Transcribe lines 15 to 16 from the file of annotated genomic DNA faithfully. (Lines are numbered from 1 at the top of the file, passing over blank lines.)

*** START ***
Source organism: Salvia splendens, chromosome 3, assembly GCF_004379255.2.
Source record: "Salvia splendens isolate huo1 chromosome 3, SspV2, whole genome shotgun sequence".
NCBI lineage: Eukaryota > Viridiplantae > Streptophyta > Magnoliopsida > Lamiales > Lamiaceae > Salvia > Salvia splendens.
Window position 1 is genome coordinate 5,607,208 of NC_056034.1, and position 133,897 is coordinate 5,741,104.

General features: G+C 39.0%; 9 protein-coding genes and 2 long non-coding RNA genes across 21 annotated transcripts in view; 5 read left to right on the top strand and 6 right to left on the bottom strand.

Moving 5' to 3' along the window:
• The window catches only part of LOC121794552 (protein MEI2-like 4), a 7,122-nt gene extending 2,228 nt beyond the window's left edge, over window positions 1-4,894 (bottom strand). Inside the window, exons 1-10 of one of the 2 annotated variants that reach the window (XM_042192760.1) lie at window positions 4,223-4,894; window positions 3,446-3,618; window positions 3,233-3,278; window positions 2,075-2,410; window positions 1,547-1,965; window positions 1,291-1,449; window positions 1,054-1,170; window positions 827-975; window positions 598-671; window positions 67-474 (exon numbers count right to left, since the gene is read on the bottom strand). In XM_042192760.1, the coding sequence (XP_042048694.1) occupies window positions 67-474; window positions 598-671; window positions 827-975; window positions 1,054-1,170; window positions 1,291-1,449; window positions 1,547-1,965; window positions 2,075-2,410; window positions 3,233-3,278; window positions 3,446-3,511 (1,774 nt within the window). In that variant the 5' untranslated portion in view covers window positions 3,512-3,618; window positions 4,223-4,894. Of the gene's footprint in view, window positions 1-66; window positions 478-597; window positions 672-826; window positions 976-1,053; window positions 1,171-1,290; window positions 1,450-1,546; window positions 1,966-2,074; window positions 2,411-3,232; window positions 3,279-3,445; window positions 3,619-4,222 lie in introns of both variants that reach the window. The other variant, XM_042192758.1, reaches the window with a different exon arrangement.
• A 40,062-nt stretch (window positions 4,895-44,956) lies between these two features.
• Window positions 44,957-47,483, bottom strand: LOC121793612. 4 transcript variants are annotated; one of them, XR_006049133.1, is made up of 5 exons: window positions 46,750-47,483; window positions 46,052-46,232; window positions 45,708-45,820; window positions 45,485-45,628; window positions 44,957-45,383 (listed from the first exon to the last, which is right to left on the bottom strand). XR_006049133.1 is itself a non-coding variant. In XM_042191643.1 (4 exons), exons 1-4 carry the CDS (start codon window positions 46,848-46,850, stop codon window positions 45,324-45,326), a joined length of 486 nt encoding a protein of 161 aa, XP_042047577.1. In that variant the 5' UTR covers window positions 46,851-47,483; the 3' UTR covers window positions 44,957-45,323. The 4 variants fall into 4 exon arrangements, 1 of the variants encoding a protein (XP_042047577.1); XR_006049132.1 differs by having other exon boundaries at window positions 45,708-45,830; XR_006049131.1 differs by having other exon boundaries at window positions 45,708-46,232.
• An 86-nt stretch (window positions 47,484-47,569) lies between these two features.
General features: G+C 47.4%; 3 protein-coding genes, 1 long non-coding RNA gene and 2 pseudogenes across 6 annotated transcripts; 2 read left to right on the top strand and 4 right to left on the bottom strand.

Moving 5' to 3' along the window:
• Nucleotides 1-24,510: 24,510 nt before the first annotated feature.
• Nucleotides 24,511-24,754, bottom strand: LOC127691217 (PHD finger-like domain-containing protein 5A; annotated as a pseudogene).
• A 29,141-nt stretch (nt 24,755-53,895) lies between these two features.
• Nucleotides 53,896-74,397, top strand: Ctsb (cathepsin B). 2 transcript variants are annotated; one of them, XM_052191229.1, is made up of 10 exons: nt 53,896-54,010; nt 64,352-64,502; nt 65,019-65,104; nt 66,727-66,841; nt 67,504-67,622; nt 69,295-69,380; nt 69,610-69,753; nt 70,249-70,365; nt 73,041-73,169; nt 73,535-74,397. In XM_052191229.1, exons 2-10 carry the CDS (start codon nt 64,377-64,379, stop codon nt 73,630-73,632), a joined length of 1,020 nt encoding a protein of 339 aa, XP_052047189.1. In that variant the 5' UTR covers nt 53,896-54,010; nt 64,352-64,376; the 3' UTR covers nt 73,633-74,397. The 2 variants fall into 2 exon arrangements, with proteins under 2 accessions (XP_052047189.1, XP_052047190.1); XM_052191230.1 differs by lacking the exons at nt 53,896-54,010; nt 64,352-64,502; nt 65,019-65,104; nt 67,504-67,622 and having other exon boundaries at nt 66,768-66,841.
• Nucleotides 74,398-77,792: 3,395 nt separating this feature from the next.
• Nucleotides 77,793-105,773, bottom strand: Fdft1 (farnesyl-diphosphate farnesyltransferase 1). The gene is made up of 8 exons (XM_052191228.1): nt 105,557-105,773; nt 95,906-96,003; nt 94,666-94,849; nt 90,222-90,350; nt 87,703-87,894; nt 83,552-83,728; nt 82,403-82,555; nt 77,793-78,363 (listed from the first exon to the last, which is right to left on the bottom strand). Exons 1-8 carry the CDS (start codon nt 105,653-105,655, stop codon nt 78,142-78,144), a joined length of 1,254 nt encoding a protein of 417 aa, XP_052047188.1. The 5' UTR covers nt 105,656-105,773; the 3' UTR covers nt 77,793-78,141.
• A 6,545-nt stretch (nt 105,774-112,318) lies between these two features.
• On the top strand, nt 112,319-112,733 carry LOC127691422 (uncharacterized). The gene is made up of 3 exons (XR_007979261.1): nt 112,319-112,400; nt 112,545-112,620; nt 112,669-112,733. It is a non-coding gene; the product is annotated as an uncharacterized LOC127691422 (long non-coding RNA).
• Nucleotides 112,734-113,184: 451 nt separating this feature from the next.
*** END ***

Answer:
• A 29,141-nt stretch (nt 24,755-53,895) lies between these two features.
• Nucleotides 53,896-74,397, top strand: Ctsb (cathepsin B). 2 transcript variants are annotated; one of them, XM_052191229.1, is made up of 10 exons: nt 53,896-54,010; nt 64,352-64,502; nt 65,019-65,104; nt 66,727-66,841; nt 67,504-67,622; nt 69,295-69,380; nt 69,610-69,753; nt 70,249-70,365; nt 73,041-73,169; nt 73,535-74,397. In XM_052191229.1, exons 2-10 carry the CDS (start codon nt 64,377-64,379, stop codon nt 73,630-73,632), a joined length of 1,020 nt encoding a protein of 339 aa, XP_052047189.1. In that variant the 5' UTR covers nt 53,896-54,010; nt 64,352-64,376; the 3' UTR covers nt 73,633-74,397. The 2 variants fall into 2 exon arrangements, with proteins under 2 accessions (XP_052047189.1, XP_052047190.1); XM_052191230.1 differs by lacking the exons at nt 53,896-54,010; nt 64,352-64,502; nt 65,019-65,104; nt 67,504-67,622 and having other exon boundaries at nt 66,768-66,841.